“The house arrest order came two days after the Supreme Court ordered justice minister Christiana Tah to show cause why she should not be held in contempt for ordering Sieh’s temporary release in ‘defiance’ of the court’s decision in August to jail him for failing to pay 1.6 million dollars in damages to a former agriculture minister.
“Sieh will now have to spend the remaining days of his parole confined to his home and under constant police surveillance.
In a letter from prison published in The New York Times Sieh referred sarcastically to Liberia as the “poster-child of democracy in Africa.” Except for a few indignant voices no one seems wanting to dislodge Liberia from that lofty perch.

Liberian Minister Faces Contempt Charges For Releasing Rodney Sieh

Rodney Sieh, Editor, FrontPage Africa (Pic. gstatic.com)


Although Rodney Sieh, editor of Liberia’s FrontPage Africa was released for a 30-day period on “compassionate grounds,” his case continues to draw controversy, the latest being the country’s Supreme Court charging the minister of justice / attorney general with contempt of court for releasing him.

Sieh was incarcerated on August 21, when he refused to pay damages amounting to US $1.6 million imposed by a Liberian court in a defamation suit filed by the former agriculture minister Chris Toe. [See details of his case hereand here.] However, with mounting public indignation and a bout of malaria for which he was hospitalised for 22 days, the government decided to release Sieh on October 8 although with travel and other restrictions.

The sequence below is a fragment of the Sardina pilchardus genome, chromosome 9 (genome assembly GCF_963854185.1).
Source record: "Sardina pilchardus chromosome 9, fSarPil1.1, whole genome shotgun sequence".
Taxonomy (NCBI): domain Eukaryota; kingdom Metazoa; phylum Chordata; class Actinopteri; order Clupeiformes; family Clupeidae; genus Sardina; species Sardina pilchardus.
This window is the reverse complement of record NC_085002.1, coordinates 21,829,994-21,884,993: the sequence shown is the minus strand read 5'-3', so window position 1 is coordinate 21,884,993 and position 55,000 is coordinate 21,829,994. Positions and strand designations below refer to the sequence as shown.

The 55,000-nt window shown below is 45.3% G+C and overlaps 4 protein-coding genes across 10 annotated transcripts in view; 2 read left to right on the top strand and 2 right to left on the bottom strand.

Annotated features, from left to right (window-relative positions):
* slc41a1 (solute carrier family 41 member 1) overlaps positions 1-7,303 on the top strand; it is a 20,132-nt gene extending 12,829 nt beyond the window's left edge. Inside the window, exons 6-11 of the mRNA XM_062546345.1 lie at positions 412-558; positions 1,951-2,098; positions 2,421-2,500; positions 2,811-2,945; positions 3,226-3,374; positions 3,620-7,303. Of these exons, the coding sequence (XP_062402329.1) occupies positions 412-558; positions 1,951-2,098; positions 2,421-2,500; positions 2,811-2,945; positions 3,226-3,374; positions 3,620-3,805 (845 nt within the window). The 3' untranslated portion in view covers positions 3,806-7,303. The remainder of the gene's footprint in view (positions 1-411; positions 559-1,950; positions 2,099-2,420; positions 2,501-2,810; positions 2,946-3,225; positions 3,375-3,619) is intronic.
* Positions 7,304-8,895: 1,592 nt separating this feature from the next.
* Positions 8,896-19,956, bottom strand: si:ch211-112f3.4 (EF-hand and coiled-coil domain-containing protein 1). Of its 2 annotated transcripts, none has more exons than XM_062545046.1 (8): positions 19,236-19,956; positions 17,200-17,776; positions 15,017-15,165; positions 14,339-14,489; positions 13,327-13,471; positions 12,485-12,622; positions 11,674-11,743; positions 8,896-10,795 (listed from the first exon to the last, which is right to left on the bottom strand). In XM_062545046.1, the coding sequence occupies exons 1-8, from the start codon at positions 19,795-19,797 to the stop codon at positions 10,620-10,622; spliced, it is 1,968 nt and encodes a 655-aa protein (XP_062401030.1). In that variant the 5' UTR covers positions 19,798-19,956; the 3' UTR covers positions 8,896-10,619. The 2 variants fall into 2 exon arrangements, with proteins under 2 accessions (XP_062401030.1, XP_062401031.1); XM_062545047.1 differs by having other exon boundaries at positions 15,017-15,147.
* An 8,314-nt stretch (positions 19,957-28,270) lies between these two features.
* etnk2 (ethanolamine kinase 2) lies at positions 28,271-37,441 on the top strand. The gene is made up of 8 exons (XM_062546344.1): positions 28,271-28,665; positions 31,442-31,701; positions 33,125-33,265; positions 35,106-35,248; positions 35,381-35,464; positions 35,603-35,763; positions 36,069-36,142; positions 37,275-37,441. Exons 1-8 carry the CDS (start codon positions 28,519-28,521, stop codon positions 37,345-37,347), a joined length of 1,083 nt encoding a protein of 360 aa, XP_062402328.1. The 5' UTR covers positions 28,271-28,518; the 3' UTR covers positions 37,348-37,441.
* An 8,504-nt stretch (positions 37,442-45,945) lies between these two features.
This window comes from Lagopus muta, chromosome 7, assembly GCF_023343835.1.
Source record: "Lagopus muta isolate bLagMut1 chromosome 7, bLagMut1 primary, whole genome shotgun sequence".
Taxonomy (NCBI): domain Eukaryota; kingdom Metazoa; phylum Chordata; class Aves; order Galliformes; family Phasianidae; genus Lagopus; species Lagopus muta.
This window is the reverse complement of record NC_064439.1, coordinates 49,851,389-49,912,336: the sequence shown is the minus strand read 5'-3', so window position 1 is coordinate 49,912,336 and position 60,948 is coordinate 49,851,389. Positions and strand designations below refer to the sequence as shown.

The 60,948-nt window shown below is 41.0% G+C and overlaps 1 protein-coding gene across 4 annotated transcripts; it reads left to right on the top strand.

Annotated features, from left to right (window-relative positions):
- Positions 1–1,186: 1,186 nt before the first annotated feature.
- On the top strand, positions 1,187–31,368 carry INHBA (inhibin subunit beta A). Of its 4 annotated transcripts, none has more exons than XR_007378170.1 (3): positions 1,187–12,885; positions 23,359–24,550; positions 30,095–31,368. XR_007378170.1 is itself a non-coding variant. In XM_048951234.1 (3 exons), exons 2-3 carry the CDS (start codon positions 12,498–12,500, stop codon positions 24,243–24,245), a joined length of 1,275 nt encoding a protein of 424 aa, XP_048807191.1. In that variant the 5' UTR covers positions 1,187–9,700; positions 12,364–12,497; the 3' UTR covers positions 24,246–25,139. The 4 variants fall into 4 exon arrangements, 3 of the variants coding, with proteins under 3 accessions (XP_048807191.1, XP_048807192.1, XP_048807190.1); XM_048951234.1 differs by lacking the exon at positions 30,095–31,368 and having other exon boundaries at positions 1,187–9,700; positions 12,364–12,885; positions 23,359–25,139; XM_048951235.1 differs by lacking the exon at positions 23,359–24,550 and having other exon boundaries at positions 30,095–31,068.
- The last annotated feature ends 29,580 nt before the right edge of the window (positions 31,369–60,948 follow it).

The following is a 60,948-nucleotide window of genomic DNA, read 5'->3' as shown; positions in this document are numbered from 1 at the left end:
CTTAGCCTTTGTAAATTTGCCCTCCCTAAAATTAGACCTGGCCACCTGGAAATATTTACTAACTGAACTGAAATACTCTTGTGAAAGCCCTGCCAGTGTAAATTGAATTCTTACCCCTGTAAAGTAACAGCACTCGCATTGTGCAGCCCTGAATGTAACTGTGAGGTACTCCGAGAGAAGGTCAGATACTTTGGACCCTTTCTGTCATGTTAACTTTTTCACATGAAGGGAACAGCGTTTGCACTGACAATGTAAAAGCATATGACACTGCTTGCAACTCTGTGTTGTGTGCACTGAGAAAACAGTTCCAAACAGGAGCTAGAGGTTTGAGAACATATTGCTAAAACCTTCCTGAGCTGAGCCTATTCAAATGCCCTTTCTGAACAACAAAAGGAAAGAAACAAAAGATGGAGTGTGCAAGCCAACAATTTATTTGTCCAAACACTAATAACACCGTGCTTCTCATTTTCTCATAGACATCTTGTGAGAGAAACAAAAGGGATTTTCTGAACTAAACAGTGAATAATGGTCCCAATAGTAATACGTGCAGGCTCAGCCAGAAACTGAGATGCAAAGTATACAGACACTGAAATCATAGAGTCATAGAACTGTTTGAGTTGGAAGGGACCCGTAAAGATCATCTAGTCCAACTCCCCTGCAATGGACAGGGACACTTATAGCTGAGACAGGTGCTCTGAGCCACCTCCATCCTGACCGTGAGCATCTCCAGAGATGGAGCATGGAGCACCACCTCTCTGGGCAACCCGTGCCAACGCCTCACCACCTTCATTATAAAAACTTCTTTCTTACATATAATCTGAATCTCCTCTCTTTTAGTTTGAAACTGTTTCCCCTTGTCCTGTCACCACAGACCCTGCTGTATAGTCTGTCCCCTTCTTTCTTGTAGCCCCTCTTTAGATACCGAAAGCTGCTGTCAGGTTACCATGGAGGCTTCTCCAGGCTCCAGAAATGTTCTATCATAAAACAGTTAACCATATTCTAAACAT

Sieh’s 30-day release on compassionate grounds was met with criticism by media freedom monitors.  “Sieh’s temporary release is totally unsatisfactory. This half-measure allows the Liberian government to save face with respect to all the pressure it has been under for several months from Liberian and international human rights NGOs, but it does not address the underlying problem, the illegitimacy of Sieh’s detention in the first place, said the Paris-based Reporters without Borders (RSF).